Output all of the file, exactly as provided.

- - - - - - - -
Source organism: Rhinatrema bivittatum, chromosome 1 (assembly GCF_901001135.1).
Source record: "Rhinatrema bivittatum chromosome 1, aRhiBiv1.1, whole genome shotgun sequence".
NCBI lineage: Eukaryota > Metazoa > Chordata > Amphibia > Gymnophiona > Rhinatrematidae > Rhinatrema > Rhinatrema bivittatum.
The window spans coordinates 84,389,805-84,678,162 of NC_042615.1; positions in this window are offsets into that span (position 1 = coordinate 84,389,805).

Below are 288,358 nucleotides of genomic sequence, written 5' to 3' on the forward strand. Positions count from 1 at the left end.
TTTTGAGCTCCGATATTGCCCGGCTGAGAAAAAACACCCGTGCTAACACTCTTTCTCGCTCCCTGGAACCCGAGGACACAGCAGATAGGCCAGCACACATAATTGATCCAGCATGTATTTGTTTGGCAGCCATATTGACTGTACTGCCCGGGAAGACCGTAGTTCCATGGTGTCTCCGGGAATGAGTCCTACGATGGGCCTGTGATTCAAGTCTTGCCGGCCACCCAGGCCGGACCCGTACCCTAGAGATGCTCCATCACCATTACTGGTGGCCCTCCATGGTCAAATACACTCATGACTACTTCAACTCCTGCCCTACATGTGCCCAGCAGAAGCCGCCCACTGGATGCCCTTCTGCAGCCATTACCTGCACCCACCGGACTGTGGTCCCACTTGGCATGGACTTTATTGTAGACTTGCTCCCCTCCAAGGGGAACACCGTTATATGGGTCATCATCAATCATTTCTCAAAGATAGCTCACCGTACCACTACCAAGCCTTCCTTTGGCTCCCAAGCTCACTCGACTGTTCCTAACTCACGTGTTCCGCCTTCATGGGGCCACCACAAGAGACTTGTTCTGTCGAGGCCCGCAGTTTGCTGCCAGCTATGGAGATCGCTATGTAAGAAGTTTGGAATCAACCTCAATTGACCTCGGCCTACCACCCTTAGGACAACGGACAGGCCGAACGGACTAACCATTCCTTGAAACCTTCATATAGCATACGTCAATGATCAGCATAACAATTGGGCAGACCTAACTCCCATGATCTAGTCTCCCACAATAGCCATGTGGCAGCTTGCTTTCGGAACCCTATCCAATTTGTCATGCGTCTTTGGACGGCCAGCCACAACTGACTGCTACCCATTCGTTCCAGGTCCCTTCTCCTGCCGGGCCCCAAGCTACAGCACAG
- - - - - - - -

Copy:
Source organism: Rhinatrema bivittatum, chromosome 1 (assembly GCF_901001135.1).
Source record: "Rhinatrema bivittatum chromosome 1, aRhiBiv1.1, whole genome shotgun sequence".
NCBI lineage: Eukaryota > Metazoa > Chordata > Amphibia > Gymnophiona > Rhinatrematidae > Rhinatrema > Rhinatrema bivittatum.
The window spans coordinates 84,389,805-84,678,162 of NC_042615.1; positions in this window are offsets into that span (position 1 = coordinate 84,389,805).

Below are 288,358 nucleotides of genomic sequence, written 5' to 3' on the forward strand. Positions count from 1 at the left end.
TTTTGAGCTCCGATATTGCCCGGCTGAGAAAAAACACCCGTGCTAACACTCTTTCTCGCTCCCTGGAACCCGAGGACACAGCAGATAGGCCAGCACACATAATTGATCCAGCATGTATTTGTTTGGCAGCCATATTGACTGTACTGCCCGGGAAGACCGTAGTTCCATGGTGTCTCCGGGAATGAGTCCTACGATGGGCCTGTGATTCAAGTCTTGCCGGCCACCCAGGCCGGACCCGTACCCTAGAGATGCTCCATCACCATTACTGGTGGCCCTCCATGGTCAAATACACTCATGACTACTTCAACTCCTGCCCTACATGTGCCCAGCAGAAGCCGCCCACTGGATGCCCTTCTGCAGCCATTACCTGCACCCACCGGACTGTGGTCCCACTTGGCATGGACTTTATTGTAGACTTGCTCCCCTCCAAGGGGAACACCGTTATATGGGTCATCATCAATCATTTCTCAAAGATAGCTCACCGTACCACTACCAAGCCTTCCTTTGGCTCCCAAGCTCACTCGACTGTTCCTAACTCACGTGTTCCGCCTTCATGGGGCCACCACAAGAGACTTGTTCTGTCGAGGCCCGCAGTTTGCTGCCAGCTATGGAGATCGCTATGTAAGAAGTTTGGAATCAACCTCAATTGACCTCGGCCTACCACCCTTAGGACAACGGACAGGCCGAACGGACTAACCATTCCTTGAAACCTTCATATAGCATACGTCAATGATCAGCATAACAATTGGGCAGACCTAACTCCCATGATCTAGTCTCCCACAATAGCCATGTGGCAGCTTGCTTTCGGAACCCTATCCAATTTGTCATGCGTCTTTGGACGGCCAGCCACAACTGACTGCTACCCATTCGTTCCAGGTCCCTTCTCCTGCCGGGCCCCAAGCTACAGCACAG